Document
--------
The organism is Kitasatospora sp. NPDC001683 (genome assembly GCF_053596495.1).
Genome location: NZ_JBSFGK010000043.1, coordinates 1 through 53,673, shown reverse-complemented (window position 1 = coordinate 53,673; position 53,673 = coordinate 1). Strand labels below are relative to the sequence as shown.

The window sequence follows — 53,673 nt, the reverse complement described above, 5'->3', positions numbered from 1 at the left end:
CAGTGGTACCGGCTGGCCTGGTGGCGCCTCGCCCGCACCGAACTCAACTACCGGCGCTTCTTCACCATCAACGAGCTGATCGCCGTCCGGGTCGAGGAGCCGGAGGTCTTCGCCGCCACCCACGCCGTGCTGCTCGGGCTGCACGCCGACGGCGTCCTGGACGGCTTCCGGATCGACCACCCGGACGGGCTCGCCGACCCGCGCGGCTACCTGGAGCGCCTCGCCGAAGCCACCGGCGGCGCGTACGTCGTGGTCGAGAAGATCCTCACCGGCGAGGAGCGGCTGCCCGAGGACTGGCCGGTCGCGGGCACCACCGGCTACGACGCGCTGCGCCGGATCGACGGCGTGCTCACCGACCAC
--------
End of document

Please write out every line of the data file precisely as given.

The organism is Kitasatospora sp. NPDC001683 (genome assembly GCF_053596495.1).
Genome location: NZ_JBSFGK010000043.1, coordinates 1 through 53,673, shown reverse-complemented (window position 1 = coordinate 53,673; position 53,673 = coordinate 1). Strand labels below are relative to the sequence as shown.

The window sequence follows — 53,673 nt, the reverse complement described above, 5'->3', positions numbered from 1 at the left end:
CAGTGGTACCGGCTGGCCTGGTGGCGCCTCGCCCGCACCGAACTCAACTACCGGCGCTTCTTCACCATCAACGAGCTGATCGCCGTCCGGGTCGAGGAGCCGGAGGTCTTCGCCGCCACCCACGCCGTGCTGCTCGGGCTGCACGCCGACGGCGTCCTGGACGGCTTCCGGATCGACCACCCGGACGGGCTCGCCGACCCGCGCGGCTACCTGGAGCGCCTCGCCGAAGCCACCGGCGGCGCGTACGTCGTGGTCGAGAAGATCCTCACCGGCGAGGAGCGGCTGCCCGAGGACTGGCCGGTCGCGGGCACCACCGGCTACGACGCGCTGCGCCGGATCGACGGCGTGCTCACCGACCAC